Question 1, Case A
Question 1, Case A
Question 1, Case A (Part 1)
•The case „Saint-Gobain“ was about a French company having a
PE in Germany that held participations in foreign companies incl.
companies in non-EU member states. As Germany granted the
participation exemption only in tax treaties the PE was not entitled
to this participation exemption. A PE is not a (independent) person
and cannot invoke
treaty benefits. The court decided that the
French company was discriminated. The freedom of establishment
ensures that each European company may freely choose which
business form they use for doing business abroad.
•If the French company was a Russian company the letter was not
entitled to the benefits of the EC-Treaty. Russia is not a EU
Member State. The ECJ would not be involved, the court has to
rule about the interpretation of European law that is not subject to
Question 1, Case A (Part 2)
• However, the discrimination clause of the treaty
between Germany and Russia could lead to the
same result (see Article 24 (3) OECD Model).
Paras 49 and 50 of the Commentary on Article
24, however, show that there are different
opinions about this issue and the outcome will,
therefore, be dependent on the interpretation
made by the court in question.
• If the Russian company was willing to go to court
it would have to bring the case to the Russian
court that is responsible for this kind of cases.
Question 1, Case B (Part 1)
• Treaty between Brazil and Germany?
– Treaty entitlement (Article 1 OECD Model) of the partnership?
Partnership is well a person („body of persons“) in terms of
Article 3(1)(a) but it is not resident in terms of Article 4(1) since it
is not subject to tax.
– Treaty does not apply!
– (If Brazil considered the partnership a company the partnership
would be treaty entitled to the treaty with Germany; Brazil would
apply the the rate stipulated by that treaty; however, according to
the OECD Commentary (para 6.3 on Article 1) Brazil should take
into account the tax treatment in the state of the partnership
(actually the domestic rate would apply because there is no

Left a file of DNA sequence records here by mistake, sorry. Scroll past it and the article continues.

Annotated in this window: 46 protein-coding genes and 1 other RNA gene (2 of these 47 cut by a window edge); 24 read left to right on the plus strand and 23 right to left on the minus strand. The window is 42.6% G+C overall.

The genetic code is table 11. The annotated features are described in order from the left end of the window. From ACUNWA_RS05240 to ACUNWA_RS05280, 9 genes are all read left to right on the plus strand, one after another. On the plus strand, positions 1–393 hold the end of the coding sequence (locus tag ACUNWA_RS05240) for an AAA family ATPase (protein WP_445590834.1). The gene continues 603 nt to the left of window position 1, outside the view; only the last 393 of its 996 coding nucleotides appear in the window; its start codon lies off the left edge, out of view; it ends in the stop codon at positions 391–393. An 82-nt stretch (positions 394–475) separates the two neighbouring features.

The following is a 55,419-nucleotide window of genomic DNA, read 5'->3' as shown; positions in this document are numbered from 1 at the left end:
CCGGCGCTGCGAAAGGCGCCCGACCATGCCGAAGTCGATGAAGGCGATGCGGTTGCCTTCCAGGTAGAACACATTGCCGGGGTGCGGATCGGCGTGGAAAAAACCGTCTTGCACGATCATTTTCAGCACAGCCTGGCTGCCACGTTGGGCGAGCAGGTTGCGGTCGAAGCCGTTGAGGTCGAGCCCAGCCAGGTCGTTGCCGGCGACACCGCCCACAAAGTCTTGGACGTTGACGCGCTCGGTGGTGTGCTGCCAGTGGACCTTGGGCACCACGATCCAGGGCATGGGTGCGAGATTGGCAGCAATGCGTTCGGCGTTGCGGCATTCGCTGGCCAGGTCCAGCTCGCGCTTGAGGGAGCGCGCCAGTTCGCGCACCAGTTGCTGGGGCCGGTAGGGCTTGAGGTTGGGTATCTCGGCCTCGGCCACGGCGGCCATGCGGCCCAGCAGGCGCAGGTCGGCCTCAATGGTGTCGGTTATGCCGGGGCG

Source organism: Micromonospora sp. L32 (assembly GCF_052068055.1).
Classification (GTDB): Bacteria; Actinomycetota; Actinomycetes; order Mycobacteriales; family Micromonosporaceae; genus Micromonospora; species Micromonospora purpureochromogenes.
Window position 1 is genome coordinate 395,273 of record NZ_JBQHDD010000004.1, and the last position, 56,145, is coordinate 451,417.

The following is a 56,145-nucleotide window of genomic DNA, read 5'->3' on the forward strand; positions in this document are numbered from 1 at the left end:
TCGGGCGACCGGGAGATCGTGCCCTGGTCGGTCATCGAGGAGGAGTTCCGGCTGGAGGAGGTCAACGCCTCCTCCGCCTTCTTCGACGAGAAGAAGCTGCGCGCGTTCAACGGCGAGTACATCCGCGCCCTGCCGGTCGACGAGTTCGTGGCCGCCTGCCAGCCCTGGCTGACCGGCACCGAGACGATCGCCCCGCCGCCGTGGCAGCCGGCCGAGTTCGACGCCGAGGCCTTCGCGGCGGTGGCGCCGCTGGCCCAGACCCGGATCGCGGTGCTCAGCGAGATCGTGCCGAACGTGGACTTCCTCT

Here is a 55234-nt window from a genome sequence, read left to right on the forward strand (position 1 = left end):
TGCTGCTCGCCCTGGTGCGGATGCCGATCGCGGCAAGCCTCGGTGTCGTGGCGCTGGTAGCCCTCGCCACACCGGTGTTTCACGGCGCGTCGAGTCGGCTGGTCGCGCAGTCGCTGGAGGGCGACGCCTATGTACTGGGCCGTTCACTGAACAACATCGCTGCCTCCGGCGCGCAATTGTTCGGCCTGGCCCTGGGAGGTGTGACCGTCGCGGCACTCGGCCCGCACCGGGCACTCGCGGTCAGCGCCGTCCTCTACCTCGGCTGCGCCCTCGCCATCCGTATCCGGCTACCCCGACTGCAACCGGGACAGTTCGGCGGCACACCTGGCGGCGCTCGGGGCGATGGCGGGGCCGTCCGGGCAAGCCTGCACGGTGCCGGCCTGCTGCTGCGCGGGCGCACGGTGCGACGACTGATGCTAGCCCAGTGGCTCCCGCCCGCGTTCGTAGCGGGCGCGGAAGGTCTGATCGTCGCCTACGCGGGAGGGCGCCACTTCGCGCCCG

treaty anymore; this only for information purposes))
Question 1, Case B (Part 2)
• Treaty between Brazil and Austria/Netherlands? If a
partnership is fiscally transparent the partners are taxed
with the respective income and therefore the partners
are treaty entitled (para 5 Commentary on Article 1).
Brazil will apply the treaties with Austria and the
• However, the partnership forms a PE of the partners in
Germany. According to the treaties between A/NL and
Germany the profits of the partnership (incl. the royalty
income if attributable to the PE) are taxable in Germany
(Article 7 OECD Model). Therefore the income will be
taxable in Germany, Germany has to avoid the double
taxation (WHT Brazil) on basis of the discrimination
clauses in the treaties between A/NL and Germany.
Question 2 A
ECJ’s Case Law on Double Taxation
The ECJ has held that juridical double taxation is not
precluded by EU law. In it’s case law, the ECJ argues
that, in the absence of Community measures for the
avoidance of double taxation, it is the exclusive
competence of the Member States to determine the
connecting factors for taxation.
In Gilly (para. 17) for example, the ECJ held that
Article 293 EC has no direct effect.
In Kerkhaert/Morres the ECJ reaffirmed its point of
view (1/2 p.). The ECJ stated that the double taxation
in the case followed from the parallel execution of
taxing competence by the Member States (para. 20).
Question 2 B
• In Cassis de Dijon the ECJ drew a distinction between measures in
breach of Article 28 which were indistinctly applicable as opposed to
distinctly applicable. Indistinctly applicable measures are ones that,
prima facie, do not favour domestic producers over importers, and
whose effects are equal on both. The ECJ argued that indistinctly
applicable measures that favoured domestic traders over importers
were not necessarily in breach of Article 28. They could be justified if
they satisfied 'mandatory' requirements - namely that the measure is
necessary for protecting the public or the consumer. The rule of
reason is essentially the proposition that a proportionality exercise
must be performed by the Court to determine whether the effects of
Member State legislation on the free movement of goods is justified
in light of the legislation's stated goals.
• This proportionality exercise has itself been applied by the ECJ
further than the boundaries of Article 28 would initially allow.
Question 2 C
• Article 23A(4) avoids double non-taxation in cases of
differences in interpretation of the DTC between the